Do we overstimulate our children? Now we have no choice but not to
- Credit: RUSSELL CLAYDON
As adults grapple mentally with the increasing restrictions on our daily lives in order to fight an enemy we can’t see, our young children seem blissfully unaware.
The cancellation of playdates earlier this week was confirmation that life as I know it with the kids would be very different, one with less contact, which poses the question: ‘what on earth are we going to do with our children?’
As guidance on social distancing was announced while it was apparently safe for schools and nurseries to stay open, this created a dilemma for parents.
Do we take them out of class? Are we doing what’s best for our children?
In the interim until the Government made the decision to close these institutions – except for key workers and vulnerable children – parents were having discussions between themselves about whether a playdate was safe.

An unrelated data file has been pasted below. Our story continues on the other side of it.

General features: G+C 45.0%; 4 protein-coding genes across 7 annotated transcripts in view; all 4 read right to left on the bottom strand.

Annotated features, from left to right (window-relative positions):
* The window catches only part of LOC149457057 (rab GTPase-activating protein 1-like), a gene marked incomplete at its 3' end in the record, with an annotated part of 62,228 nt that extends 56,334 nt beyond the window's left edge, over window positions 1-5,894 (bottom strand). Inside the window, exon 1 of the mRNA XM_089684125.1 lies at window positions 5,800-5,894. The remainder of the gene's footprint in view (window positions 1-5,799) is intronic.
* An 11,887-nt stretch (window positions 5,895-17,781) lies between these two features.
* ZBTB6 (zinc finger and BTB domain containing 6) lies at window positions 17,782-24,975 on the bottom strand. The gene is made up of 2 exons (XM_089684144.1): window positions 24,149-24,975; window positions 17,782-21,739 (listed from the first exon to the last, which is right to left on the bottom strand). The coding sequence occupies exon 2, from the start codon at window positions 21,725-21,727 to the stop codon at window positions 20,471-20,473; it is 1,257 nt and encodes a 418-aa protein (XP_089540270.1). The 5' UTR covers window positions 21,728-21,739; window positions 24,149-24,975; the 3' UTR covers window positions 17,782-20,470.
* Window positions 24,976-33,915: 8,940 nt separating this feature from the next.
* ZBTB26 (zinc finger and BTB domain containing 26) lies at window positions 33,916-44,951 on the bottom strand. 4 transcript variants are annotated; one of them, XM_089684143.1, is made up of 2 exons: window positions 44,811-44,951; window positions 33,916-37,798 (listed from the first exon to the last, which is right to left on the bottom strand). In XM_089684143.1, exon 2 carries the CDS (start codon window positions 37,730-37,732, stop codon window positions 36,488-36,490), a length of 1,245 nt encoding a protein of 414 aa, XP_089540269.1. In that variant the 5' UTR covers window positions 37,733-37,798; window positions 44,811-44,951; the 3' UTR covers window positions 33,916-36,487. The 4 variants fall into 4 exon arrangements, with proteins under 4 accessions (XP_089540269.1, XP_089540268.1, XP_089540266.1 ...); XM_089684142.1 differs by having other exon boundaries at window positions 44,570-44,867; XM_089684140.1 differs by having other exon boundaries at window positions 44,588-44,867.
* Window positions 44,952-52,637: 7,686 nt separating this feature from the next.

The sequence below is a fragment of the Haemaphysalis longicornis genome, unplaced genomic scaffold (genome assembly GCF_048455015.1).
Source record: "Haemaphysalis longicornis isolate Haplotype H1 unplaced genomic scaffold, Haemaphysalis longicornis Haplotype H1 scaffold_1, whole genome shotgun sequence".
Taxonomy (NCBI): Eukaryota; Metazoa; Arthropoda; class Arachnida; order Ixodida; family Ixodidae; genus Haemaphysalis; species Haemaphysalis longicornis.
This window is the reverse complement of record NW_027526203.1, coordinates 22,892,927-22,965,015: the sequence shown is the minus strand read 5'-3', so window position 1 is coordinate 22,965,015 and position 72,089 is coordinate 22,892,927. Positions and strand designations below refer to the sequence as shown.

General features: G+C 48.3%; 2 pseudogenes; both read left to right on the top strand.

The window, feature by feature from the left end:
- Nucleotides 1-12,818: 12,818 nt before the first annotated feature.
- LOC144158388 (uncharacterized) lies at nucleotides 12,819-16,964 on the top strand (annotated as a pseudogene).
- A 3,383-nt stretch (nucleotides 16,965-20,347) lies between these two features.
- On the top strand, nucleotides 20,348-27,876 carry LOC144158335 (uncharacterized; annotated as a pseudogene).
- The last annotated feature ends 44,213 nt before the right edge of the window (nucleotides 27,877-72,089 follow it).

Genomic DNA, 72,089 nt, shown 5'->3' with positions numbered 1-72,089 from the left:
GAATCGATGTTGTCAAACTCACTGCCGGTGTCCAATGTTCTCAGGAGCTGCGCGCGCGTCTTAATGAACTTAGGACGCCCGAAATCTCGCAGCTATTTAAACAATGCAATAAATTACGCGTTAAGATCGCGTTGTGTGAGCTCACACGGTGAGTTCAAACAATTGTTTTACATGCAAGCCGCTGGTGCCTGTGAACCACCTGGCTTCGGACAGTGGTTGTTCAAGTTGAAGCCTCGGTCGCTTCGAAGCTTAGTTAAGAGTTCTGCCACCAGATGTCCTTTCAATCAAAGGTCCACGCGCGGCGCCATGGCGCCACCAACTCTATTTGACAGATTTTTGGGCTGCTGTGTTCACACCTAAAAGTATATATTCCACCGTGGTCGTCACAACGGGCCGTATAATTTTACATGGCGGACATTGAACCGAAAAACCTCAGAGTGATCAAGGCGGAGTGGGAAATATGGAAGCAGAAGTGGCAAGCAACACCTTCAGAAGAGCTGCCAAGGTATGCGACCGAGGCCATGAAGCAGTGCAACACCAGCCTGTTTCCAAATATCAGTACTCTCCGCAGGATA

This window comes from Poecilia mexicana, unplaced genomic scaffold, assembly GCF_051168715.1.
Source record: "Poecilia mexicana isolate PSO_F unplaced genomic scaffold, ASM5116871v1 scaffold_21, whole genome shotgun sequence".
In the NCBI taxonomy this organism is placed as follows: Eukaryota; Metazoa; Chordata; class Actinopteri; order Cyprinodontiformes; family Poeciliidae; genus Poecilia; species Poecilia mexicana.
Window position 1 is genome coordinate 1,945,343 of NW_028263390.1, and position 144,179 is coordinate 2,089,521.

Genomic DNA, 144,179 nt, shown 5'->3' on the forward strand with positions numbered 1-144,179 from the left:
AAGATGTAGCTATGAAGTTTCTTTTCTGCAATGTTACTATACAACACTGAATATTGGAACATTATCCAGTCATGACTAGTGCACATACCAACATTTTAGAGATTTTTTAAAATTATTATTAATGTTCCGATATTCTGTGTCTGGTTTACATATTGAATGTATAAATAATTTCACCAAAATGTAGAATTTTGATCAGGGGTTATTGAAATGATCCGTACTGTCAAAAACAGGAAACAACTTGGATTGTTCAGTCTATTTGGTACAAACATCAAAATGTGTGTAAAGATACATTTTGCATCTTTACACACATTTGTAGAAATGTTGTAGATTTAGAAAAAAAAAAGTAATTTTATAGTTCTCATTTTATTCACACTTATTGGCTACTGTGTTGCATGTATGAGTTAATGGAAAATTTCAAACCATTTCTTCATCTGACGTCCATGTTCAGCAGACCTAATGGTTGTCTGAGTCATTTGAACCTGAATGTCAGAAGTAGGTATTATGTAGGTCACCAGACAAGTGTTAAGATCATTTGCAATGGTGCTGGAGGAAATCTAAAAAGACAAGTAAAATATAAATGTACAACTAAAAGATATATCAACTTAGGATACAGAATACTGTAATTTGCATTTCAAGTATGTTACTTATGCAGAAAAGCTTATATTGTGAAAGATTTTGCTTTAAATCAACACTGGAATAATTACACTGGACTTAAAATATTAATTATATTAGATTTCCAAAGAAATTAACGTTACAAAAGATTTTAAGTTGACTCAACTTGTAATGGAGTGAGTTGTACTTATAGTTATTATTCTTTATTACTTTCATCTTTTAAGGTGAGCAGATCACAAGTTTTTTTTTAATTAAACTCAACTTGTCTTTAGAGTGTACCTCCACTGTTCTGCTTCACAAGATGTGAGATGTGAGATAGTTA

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I had a mixed response from friends; some felt a playdate outside must surely be okay (after all, schools were open, and we were told by experts the risk to children around other children was low) while others wanted no contact whatsoever.
When I broke the news to my four-year-old Layla that she wouldn’t be meeting up with a nursery friend on Wednesday, I expected tears.
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But she told me: “I don’t want to go out anyway. I just want to stay at home.”
We normally go out every day – either to the park, a soft play centre, a play group or meet up with friends - but do we really need to? Is this just as much for me as for her?
We put pressure on ourselves to entertain them, to stimulate them, but maybe it’s ok to just chill at home.
This imposed social distancing will mean we have no choice. We will all have to slow down.
It will also prompt us to think of what fun can be had under our own roof, and maybe we should let the children lead.
Baking, arts and crafts, films, board games, playing outside in the garden – activities for a quiet day will become every day. How long until the children notice?